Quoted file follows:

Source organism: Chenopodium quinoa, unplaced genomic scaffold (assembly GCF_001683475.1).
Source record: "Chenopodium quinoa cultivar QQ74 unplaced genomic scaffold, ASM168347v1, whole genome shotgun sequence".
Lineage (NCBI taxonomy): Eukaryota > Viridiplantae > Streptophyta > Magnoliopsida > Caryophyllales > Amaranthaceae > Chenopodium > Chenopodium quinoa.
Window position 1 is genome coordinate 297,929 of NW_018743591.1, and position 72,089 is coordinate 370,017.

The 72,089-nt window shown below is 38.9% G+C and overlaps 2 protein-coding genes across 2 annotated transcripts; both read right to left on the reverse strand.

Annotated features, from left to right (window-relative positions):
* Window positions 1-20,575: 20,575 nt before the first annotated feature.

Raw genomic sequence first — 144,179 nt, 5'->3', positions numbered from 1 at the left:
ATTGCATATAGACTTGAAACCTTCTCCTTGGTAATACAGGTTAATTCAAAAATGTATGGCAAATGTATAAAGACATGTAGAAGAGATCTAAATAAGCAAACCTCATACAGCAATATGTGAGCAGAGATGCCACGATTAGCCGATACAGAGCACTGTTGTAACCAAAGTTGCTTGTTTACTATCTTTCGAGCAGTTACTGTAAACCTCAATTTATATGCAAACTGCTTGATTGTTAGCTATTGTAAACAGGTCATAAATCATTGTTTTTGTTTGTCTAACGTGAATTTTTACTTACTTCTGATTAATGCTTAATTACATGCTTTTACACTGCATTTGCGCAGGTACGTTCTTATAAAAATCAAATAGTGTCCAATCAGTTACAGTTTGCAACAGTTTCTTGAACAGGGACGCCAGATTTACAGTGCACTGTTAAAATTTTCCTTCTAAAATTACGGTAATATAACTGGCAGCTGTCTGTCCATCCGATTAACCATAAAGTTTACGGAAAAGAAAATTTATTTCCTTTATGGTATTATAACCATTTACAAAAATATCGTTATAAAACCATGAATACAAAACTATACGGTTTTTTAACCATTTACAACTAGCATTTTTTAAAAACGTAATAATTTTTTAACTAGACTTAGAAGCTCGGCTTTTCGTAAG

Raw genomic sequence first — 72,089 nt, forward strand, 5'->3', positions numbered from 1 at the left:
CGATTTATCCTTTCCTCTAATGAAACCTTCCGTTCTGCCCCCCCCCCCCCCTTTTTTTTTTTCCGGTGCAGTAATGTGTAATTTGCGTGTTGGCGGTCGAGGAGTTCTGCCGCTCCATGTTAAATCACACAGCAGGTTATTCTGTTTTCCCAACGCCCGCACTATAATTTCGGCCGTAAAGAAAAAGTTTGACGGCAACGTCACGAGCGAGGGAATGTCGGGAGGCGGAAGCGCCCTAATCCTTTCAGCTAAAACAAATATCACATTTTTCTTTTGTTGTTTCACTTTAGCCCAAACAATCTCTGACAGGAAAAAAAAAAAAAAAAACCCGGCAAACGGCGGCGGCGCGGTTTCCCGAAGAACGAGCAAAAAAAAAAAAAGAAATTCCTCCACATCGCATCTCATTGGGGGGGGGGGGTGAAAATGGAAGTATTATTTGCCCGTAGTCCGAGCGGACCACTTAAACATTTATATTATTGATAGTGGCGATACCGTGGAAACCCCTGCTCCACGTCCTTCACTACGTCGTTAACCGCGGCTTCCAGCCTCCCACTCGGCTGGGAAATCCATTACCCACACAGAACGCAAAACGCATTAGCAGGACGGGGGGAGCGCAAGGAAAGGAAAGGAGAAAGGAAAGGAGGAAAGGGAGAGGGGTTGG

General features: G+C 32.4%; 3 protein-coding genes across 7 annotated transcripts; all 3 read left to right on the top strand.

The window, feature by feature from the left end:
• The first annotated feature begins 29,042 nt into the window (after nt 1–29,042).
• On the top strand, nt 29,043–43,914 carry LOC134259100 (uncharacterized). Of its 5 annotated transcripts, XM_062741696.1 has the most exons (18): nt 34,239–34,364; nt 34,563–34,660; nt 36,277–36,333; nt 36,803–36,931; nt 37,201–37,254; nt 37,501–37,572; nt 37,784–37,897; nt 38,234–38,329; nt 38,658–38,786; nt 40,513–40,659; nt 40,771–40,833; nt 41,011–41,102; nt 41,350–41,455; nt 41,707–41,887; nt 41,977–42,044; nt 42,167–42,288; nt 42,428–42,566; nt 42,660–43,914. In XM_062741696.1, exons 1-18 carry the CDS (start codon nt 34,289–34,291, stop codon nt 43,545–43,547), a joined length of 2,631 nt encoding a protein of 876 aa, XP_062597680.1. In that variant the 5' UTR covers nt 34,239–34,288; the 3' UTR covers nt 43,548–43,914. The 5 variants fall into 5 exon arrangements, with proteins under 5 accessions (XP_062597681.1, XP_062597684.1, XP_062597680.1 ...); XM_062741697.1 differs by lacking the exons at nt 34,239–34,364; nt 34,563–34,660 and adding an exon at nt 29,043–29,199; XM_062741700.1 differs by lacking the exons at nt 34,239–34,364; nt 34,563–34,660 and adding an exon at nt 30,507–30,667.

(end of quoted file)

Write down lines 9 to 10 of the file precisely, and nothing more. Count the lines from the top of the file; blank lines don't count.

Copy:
ATTGCATATAGACTTGAAACCTTCTCCTTGGTAATACAGGTTAATTCAAAAATGTATGGCAAATGTATAAAGACATGTAGAAGAGATCTAAATAAGCAAACCTCATACAGCAATATGTGAGCAGAGATGCCACGATTAGCCGATACAGAGCACTGTTGTAACCAAAGTTGCTTGTTTACTATCTTTCGAGCAGTTACTGTAAACCTCAATTTATATGCAAACTGCTTGATTGTTAGCTATTGTAAACAGGTCATAAATCATTGTTTTTGTTTGTCTAACGTGAATTTTTACTTACTTCTGATTAATGCTTAATTACATGCTTTTACACTGCATTTGCGCAGGTACGTTCTTATAAAAATCAAATAGTGTCCAATCAGTTACAGTTTGCAACAGTTTCTTGAACAGGGACGCCAGATTTACAGTGCACTGTTAAAATTTTCCTTCTAAAATTACGGTAATATAACTGGCAGCTGTCTGTCCATCCGATTAACCATAAAGTTTACGGAAAAGAAAATTTATTTCCTTTATGGTATTATAACCATTTACAAAAATATCGTTATAAAACCATGAATACAAAACTATACGGTTTTTTAACCATTTACAACTAGCATTTTTTAAAAACGTAATAATTTTTTAACTAGACTTAGAAGCTCGGCTTTTCGTAAG

Raw genomic sequence first — 72,089 nt, forward strand, 5'->3', positions numbered from 1 at the left: